“Princess Noura University and King Saud University are contacting us telling us they want us to bring in trainers so they can host an amateur tournament between each other,” said Al-Turki. “We are getting contacted by girls who want to start participating in squash — that’s the ultimate goal. In that sense, it was a great success.”
Al-Turki said he will learn the lessons of the January tournament when staging future events.
“It took a lot of administrative work to get it approved – it didn’t happen overnight,” he said. “I started this when Prince Abdullah was at the helm and then it got another push when Princess Reema was first appointed. It was a few years in the making. “We were under certain constraints and we couldn’t go out and advertise it as much to try and get more spectators. I would have loved for it to be at one of the women’s universities as it would have drawn a bigger attendance.”
Al-Turki does not just want to make the Kingdom a money-spinning opportunity for the world’s top players. He wants to stimulate the growth of the game in Saudi Arabia and give local players the chance to climb up the world rankings — and not just have to rely on wildcard entries.
“We are not just looking at big events — we are looking at doing smaller events to give the guys a chance to participate and get some points,” he said.
“Nada Abu Alnaja, for example, has become a professional player because she had to get a wildcard (for entry to the Saudi Women’s Masters). We are looking to build on the grassroots and bringing in top players for tournaments gives the grassroots a push.”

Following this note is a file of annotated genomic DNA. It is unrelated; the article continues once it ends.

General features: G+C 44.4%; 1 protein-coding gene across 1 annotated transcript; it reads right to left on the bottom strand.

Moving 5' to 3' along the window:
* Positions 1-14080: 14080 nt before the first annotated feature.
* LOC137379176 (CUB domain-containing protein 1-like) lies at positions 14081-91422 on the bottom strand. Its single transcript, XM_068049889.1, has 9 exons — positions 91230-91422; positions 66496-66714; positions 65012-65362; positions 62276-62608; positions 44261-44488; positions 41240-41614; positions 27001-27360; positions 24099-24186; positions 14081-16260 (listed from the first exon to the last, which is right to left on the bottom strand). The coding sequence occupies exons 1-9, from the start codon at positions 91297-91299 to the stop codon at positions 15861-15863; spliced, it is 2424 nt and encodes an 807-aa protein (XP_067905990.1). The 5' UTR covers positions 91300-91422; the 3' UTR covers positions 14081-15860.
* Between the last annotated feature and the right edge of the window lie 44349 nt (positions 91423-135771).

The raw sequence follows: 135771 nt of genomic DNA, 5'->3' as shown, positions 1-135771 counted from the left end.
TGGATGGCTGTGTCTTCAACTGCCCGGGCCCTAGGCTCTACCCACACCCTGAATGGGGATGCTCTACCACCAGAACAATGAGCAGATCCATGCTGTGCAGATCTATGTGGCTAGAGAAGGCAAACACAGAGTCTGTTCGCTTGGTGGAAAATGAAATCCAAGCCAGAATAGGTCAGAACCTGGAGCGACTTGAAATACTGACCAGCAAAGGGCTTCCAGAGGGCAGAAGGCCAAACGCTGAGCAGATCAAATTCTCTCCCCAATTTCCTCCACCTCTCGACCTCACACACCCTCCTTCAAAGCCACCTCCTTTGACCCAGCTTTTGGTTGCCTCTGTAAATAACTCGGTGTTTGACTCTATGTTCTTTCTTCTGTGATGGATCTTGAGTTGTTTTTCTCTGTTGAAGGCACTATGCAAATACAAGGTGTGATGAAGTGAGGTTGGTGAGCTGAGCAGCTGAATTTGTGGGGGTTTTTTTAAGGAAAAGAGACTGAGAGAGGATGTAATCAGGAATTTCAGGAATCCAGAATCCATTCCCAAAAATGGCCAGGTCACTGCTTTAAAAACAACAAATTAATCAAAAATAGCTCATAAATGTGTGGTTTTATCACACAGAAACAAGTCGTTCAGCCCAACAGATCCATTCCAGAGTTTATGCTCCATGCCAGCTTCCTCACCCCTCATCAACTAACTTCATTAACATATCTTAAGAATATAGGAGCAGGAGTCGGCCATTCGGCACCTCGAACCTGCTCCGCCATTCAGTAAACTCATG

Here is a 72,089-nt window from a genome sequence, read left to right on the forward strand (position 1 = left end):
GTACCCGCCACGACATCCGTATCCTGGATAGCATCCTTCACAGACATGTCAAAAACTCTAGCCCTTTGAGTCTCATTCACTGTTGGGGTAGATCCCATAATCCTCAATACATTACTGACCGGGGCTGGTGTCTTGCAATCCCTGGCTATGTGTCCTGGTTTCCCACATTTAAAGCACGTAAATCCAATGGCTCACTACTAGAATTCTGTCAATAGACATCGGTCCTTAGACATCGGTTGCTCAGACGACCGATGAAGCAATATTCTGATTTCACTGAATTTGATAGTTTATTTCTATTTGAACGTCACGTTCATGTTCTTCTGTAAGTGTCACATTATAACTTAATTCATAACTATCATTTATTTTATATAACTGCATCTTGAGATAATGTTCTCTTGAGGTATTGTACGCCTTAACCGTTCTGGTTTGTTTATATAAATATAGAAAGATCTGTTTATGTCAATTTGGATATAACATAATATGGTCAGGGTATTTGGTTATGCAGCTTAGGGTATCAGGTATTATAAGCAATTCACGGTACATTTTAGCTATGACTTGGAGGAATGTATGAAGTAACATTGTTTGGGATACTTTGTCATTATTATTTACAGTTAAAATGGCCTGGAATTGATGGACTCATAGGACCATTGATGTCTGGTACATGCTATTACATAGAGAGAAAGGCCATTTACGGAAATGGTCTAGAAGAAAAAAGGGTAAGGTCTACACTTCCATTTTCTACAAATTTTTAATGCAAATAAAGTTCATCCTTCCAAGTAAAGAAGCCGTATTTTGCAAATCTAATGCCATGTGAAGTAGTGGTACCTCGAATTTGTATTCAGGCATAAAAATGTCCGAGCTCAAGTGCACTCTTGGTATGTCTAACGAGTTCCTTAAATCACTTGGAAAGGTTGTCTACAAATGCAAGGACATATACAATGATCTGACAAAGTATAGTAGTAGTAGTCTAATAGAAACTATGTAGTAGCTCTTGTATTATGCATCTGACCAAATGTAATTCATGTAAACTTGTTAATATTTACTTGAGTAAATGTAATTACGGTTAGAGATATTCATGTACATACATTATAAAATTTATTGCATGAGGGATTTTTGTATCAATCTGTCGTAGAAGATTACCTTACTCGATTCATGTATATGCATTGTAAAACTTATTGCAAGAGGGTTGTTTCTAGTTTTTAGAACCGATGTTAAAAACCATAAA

That will be music to the ears for the likes of rookies Mohammad Almwled, Abdulmajeed Boureggah and Abdulelah Boureggah. Their inexperience of playing competitive squash was exposed when they represented Saudi Arabia at the World Team Squash Championship in India in July. It was the first time a team from the Arab state had competed in the event and they finished last. Al-Turki is seeing signs of a revival of the game in the Kingdom and is excited about two young prospects.
“We did have quite a few young, aspiring players back in 2008-2009 but it fizzled out a bit,” he said. “Now it’s picking up again. We have two juniors who I am sponsoring and sending to international tournaments, they are 11 and 12. We had a third place finish at a junior tournament in Europe, so we’ve got high hopes for them. They are competing in the Kingdom and in GCC tournaments. The grandfather of squash in Saudi Arabia (Samer Al-Khateeb) has kind of adopted them and I pay their expenses. They are very eager, so the future could be bright with those two.”